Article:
Darwin, of course, is eternally associated with the Galapagos due to his most crucial observation, what he considered "by far the most remarkable feature in the natural history of this archipelago . . . that the different islands to a considerable extent are inhabited by a different set of beings" (394). What he did with that fact would forever change the way we think and argue about the place of humans in the endless variety of the world's life forms. It would also inspire pilgrimages.
Unlike Darwin, I had only a few days to spend on my first visit. They were enough, though, to produce symptoms bizarre in a person with my Calvinist work ethic. I would sit alone on a rock watching two silly-looking birdswaved albatrossesexecute an intricate mating dance, so absorbed that until their half-hour ritual ended, I forgot I was holding a camera. Eager to contemplate again and again the grace and beauty of a solitary swallow-tailed gull in flight, I would perch for an hour at cliff's edge awaiting its repeated appearance from a nest far below. Between flights I found myself scanning the rocky surf at the foot of the cliff, transfixed with the labored comings and goings of marine iguanas, which from that height seemed like ground traffic at some busy aquatic airport.
Such behavior confirmed my terminal condition. I had become attached to this place, and, like General MacArthur, I would return. More than Darwin's sense of mystery was drawing me.
Friends wonder why I, a chemistheir to a tradition of better things for better living through artificial manipulation of the stuff of naturebother going so far out of my way to encounter and dwell in wilderness. Initially, I went to the Galapagos less as a pilgrim than as one of the merely curiouscurious about this place my biologist friends treated as Mecca, but curious, too, about what students from the college I administered might learn from such adventures. Admittedly, there was more: As something of an academic dilettanteat the time of my first visit a paper eventually titled "Physical Science as Humane Inquiry" was in gestationI habitually violate a tradition once eloquently expressed by Aldo Leopold:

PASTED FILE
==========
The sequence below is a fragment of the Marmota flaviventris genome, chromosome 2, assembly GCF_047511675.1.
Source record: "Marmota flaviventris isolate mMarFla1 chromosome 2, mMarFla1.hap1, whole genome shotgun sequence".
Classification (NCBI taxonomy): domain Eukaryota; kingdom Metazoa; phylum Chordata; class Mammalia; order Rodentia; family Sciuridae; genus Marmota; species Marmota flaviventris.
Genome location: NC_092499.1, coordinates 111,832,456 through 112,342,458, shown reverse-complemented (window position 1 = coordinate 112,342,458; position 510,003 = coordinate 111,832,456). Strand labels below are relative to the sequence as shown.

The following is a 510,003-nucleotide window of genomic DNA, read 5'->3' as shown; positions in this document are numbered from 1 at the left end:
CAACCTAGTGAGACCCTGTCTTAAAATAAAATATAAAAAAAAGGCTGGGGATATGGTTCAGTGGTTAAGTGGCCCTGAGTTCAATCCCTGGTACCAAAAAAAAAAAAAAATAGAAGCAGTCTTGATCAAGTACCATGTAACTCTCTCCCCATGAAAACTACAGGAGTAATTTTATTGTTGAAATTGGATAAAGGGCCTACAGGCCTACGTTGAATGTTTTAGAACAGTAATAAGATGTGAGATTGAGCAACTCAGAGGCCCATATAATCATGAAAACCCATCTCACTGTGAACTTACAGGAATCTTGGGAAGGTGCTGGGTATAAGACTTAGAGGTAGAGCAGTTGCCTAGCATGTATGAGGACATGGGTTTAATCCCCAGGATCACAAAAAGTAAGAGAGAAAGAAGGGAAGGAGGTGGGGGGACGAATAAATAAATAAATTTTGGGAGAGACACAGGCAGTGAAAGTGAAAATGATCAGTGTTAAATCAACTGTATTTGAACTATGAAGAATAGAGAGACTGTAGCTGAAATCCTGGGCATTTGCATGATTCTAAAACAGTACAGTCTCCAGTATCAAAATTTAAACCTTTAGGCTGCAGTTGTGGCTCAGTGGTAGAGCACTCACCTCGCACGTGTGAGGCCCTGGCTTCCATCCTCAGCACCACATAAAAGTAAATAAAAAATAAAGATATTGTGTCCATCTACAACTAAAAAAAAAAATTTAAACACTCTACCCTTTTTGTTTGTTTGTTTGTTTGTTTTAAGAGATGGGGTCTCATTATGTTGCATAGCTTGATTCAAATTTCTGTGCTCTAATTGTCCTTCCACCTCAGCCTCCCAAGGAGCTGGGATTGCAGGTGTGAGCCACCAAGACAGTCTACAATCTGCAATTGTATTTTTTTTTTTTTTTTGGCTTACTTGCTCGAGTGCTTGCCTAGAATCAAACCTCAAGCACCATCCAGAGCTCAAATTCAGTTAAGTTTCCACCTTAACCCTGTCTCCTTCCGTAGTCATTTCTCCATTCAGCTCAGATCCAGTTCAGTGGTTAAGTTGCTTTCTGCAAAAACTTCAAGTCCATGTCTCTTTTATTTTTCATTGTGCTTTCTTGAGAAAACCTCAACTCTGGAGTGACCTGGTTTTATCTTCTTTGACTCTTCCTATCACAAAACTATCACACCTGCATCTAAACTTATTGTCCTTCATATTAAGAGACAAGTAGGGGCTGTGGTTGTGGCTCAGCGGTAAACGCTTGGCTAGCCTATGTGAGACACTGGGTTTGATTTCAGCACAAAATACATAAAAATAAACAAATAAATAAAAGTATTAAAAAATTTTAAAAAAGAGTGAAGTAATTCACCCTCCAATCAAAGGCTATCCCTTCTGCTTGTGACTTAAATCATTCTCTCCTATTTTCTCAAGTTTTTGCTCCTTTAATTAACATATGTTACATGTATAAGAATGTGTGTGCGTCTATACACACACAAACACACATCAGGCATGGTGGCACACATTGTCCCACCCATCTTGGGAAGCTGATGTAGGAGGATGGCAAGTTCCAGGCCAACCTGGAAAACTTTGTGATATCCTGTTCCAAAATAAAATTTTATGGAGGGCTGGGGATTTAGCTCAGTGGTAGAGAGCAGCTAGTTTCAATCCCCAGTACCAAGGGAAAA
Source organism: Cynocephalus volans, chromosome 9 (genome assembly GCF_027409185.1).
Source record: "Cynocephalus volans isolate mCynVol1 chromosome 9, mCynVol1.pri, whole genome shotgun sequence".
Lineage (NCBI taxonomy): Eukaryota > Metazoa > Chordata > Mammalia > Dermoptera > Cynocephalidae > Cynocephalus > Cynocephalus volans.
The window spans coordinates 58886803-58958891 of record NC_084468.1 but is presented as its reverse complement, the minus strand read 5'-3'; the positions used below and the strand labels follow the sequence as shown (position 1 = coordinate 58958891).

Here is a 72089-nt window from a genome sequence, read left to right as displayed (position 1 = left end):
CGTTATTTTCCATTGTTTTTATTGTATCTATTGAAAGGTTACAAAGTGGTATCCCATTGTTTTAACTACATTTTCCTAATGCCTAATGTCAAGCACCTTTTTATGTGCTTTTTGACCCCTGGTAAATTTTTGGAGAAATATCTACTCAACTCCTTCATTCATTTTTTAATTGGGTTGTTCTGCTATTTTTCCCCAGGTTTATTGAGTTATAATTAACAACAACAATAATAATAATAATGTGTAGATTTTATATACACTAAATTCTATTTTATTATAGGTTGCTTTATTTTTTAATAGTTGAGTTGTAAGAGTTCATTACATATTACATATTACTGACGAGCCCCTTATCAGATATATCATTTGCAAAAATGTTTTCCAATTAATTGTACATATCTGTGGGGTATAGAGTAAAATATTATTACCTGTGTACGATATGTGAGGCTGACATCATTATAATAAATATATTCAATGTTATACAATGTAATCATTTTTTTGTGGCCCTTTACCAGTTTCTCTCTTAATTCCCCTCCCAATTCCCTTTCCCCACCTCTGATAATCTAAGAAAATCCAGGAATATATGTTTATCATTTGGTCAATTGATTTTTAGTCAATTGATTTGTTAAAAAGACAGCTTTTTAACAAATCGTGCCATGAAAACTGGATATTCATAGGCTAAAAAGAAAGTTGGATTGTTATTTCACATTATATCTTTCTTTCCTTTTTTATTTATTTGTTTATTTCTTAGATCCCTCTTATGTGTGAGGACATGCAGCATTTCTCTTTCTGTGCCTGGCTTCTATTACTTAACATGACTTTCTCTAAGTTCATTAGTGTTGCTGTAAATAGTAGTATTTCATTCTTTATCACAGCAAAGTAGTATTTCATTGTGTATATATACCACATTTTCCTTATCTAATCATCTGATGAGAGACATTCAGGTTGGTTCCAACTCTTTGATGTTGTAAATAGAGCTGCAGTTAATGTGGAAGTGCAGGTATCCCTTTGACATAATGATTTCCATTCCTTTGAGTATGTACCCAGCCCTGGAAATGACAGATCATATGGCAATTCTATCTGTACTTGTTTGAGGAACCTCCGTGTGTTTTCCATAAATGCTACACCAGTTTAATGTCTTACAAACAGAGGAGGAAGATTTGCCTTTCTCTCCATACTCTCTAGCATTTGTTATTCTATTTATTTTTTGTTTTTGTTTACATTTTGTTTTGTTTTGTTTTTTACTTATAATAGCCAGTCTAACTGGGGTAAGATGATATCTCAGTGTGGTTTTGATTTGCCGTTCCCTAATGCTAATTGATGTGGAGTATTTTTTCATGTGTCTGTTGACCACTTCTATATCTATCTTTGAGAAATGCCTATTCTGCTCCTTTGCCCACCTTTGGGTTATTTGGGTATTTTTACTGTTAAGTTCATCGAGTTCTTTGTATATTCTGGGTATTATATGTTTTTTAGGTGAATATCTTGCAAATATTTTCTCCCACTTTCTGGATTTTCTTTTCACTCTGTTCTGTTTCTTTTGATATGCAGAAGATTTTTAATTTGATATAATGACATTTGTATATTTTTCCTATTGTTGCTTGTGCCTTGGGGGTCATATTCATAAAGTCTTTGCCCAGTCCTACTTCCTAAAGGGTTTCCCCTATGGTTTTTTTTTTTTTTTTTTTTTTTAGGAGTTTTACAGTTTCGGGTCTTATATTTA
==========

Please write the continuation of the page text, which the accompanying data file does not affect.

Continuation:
There are men charged with the duty of examining the construction of the plants, animals, and soils which are the instruments of the great orchestra. These men are called professors. Each selects one instrument and spends his life taking it apart and describing its strings and sounding boards. This process of dismemberment is called research. The place for dismemberment is called a university.
A professor may pluck the strings of his own instrument, but never that of another, and if he listens for music he must never admit it to his fellows or to his students. For all are restrained by an ironbound taboo which decrees that the construction of instruments is the domain of science, while the detection of harmony is the domain of poets. (153)
Like many lifelong residents of the American West, I have had frequent chances to patrol at least the fringes of wilderness. Nearly every summer of my life I have vacationed with family and friends in an isolated Southern California mountain valley, now lapped by the gray sea of smog, but to this day free of electrical and phone lines. During the two decades I lived in a city straddling the Mojave Desert and the Great Basin, I would explore the so-called emptiness of the high desert and its intervening mountain ranges. A few days in the Ecuadorian upper Amazon basin and coastal rain forest just before my first landing in the Galapagos pushed my horizons still farther.